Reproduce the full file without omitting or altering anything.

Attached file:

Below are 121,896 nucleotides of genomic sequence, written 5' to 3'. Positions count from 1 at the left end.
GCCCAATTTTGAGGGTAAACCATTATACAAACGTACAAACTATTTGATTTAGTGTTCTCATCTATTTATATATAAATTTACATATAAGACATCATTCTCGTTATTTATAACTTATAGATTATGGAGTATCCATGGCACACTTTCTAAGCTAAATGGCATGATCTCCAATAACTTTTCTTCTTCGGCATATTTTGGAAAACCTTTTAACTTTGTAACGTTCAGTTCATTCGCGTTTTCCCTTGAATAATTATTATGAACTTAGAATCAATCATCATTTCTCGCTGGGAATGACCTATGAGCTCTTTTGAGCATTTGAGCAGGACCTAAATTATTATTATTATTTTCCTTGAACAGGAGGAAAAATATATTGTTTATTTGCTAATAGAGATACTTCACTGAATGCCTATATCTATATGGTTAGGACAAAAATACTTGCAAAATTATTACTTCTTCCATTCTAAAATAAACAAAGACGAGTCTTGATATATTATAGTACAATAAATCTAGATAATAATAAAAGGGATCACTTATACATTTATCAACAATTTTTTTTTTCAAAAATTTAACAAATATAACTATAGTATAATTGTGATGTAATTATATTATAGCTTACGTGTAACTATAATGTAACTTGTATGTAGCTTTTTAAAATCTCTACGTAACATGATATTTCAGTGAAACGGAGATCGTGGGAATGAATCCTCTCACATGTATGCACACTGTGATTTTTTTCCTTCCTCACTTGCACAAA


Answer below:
Below are 121,896 nucleotides of genomic sequence, written 5' to 3'. Positions count from 1 at the left end.
GCCCAATTTTGAGGGTAAACCATTATACAAACGTACAAACTATTTGATTTAGTGTTCTCATCTATTTATATATAAATTTACATATAAGACATCATTCTCGTTATTTATAACTTATAGATTATGGAGTATCCATGGCACACTTTCTAAGCTAAATGGCATGATCTCCAATAACTTTTCTTCTTCGGCATATTTTGGAAAACCTTTTAACTTTGTAACGTTCAGTTCATTCGCGTTTTCCCTTGAATAATTATTATGAACTTAGAATCAATCATCATTTCTCGCTGGGAATGACCTATGAGCTCTTTTGAGCATTTGAGCAGGACCTAAATTATTATTATTATTTTCCTTGAACAGGAGGAAAAATATATTGTTTATTTGCTAATAGAGATACTTCACTGAATGCCTATATCTATATGGTTAGGACAAAAATACTTGCAAAATTATTACTTCTTCCATTCTAAAATAAACAAAGACGAGTCTTGATATATTATAGTACAATAAATCTAGATAATAATAAAAGGGATCACTTATACATTTATCAACAATTTTTTTTTTCAAAAATTTAACAAATATAACTATAGTATAATTGTGATGTAATTATATTATAGCTTACGTGTAACTATAATGTAACTTGTATGTAGCTTTTTAAAATCTCTACGTAACATGATATTTCAGTGAAACGGAGATCGTGGGAATGAATCCTCTCACATGTATGCACACTGTGATTTTTTTCCTTCCTCACTTGCACAAA